Mutual Funds Research Newsletter
Copyright 2010 Tom Madell, PhD, Publisher
“You will be lucky to get 6% on your portfolios, maybe 5%,” according to Laurence Fink, Chief Executive of the giant funds manager BlackRock, speaking before the directors of CALPERS, as quoted by The Wall Street Journal. BlackRock manages over $3 trillion in investments. CALPERS is the nation’s largest public employee pension fund. Fink was making this projection of annualized total returns expected over the next decade to sophisticated financial professionals who are counting on a 7.75% return in their actively managed fund, based on historical models. Compounded over time, the difference between these two projections is dramatic.
Bill Gross, CEO of PIMCO, the largest bond fund in the nation, made a similar projection last August when he coined the term “the new normal” to describe the economic environment going forward. He predicted that “investment returns [will] gravitate close to 6% as envisaged by PIMCO’s ‘new normal.’”
It is important for investors to understand why credible financial leaders such as Gross and Fink are saying that rates of return will be subdued in this coming decade.
In April, 2009, Gross explained in his widely read monthly commentary that deleveraging would make this time different:
The prior half-century of leveraging and the development of the amorphous shadow banking system was growth positive. Major G-10 economies became dominated by asset prices and asset-backed lending most clearly evidenced in housing markets. Excess consumption was promoted, and investment based on that consumption followed in turn. Savings rates in many countries including Japan, the U.K., and the U.S. fell towards zero as the reliance on rainy day thrift faded. Deleveraging of business and household balance sheets now means those trends must reverse, and as they do, growth itself will slow, bolstered primarily by government spending as opposed to the animal spirits of the private sector.
He concluded, “There is a near certain probability that the financially based global economy of the past half-century will not return, nor will we experience the steroid driven growth excesses that it facilitated.”
The deleveraging will result from financial institutions and investors taking fewer risks in order to avoid a repeat of the catastrophic losses in the 2008-09 meltdown, banks doing less lending as bank balance sheets remain impaired, regulators limiting the risk financial institutions will be able to take on, and consumers saving more and borrowing less. In short, lending will grow at a slower rate than we have experienced over recent decades.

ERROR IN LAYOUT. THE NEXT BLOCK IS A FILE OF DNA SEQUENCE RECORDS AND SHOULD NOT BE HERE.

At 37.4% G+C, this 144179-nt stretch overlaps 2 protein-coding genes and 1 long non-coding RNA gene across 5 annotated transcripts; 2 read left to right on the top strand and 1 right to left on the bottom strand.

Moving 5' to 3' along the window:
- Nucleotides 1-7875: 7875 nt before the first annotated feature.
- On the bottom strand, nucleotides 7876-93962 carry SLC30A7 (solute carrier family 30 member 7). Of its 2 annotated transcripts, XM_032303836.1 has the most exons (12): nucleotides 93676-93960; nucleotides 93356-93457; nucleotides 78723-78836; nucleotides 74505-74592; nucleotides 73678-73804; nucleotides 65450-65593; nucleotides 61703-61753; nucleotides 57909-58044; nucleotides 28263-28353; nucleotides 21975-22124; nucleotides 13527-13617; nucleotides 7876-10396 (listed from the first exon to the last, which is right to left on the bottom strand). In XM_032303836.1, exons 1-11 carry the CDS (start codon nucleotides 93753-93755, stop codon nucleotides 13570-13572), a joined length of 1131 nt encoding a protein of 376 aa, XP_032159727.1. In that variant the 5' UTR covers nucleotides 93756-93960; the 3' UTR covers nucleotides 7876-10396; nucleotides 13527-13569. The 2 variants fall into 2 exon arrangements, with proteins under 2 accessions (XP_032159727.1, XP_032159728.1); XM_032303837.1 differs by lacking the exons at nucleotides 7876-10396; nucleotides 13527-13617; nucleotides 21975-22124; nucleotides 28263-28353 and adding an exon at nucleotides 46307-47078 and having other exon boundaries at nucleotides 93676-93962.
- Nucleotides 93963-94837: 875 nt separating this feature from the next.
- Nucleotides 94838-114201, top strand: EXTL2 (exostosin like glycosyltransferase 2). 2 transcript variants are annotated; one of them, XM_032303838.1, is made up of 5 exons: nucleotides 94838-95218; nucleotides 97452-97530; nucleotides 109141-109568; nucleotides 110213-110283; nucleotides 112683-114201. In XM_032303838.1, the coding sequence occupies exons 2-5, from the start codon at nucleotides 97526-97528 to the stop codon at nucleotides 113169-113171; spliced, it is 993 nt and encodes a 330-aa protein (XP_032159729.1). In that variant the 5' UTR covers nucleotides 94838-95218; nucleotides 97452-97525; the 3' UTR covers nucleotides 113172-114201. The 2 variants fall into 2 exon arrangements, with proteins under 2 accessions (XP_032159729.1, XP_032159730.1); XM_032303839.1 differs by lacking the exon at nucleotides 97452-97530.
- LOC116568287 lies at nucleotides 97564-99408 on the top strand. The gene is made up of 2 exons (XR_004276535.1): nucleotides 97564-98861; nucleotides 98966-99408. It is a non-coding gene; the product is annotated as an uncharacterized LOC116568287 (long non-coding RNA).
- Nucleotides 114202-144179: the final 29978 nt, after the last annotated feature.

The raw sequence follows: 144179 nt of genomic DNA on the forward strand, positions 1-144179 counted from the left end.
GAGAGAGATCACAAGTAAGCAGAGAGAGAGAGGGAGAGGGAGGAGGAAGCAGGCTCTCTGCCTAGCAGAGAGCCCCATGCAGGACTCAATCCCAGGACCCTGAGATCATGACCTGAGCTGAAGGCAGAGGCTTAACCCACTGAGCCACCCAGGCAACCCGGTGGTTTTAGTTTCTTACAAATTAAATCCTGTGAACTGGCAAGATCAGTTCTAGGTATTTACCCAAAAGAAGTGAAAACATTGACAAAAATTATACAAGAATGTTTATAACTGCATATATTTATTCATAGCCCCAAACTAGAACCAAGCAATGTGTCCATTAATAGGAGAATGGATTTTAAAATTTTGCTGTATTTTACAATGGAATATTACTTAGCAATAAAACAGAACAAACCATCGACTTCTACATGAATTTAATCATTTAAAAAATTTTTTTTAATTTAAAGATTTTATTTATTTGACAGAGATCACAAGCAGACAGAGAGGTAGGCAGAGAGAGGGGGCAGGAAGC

Hilda Ochoa-Brillembourg, formerly chief of the World Bank’s pension division for 11 years, predicts future returns similar to those Fink and Gross predict. She is convinced that the returns of the period between 1982 and the market peak in 2007 were extraordinary, driven by the ability to leverage cheap, borrowed money into higher profits.
From 1982 to 2008, the Federal Funds rates fell from 20% to effectively zero. Interest on 30 year home loans exceeded 16% in 1981 and 1982. It is currently about 5%.
Ever falling interest rates increased asset prices by lowering borrowing costs. As Gross makes clear, we have experienced asset inflation (including stock and bonds) driven by progressive easing of monetary policy. Take home prices as an example. Home prices soared at historically unprecedented rates in the past quarter century, according to Yale Professor Robert Schiller. Part of this increase was certainly due to favorable demographics – the baby boom bulge. But a major part was due to the fact that buyers could buy more expensive homes as interest rates fell, and people who never before would have been able to afford homes suddenly could. For example, in 1990 the rate on a 30 year fixed loan averaged 10.13%. The monthly payment on a $300,000 loan at 10% is $2631. At the current 5%, the borrower pays only $1610 per month
The huge growth in the value of homes in the United States facilitated consumer spending and GDP growth in a variety of ways. Homes are the largest asset owned by most Americans. As they climbed in value, consumers felt wealthier and more inclined to spend. For millions of homeowners, the increase in home values became a piggy bank, which they accessed for a wide variety of purchases. Going forward, home price increases will be driven by fundamentals such as the rate of household formation and income growth rather than lower interest rates.
Lower interest rates will no longer contribute to higher home prices because, with the Federal Funds rate effectively zero and ten year treasuries having averaged 3.5% over the past year, it is highly probable that we have come to the bottom/end of the long virtuous credit cycle that began in 1982. Lurking in the background is the prospect of higher treasury rates to fund our huge deficits. Such an increase would drive all borrowing costs higher. As a result, increases in home and other asset values will be more restrained.
The takeaway for investors is that most models of future net worth and income streams are based on historical trends and are overly optimistic. It is not merely many public pension funds that are projecting returns of 7.75% to even 8.5%. Many retirement projection models use the same optimistic assumptions. Those who rely on these models are likely to be disappointed.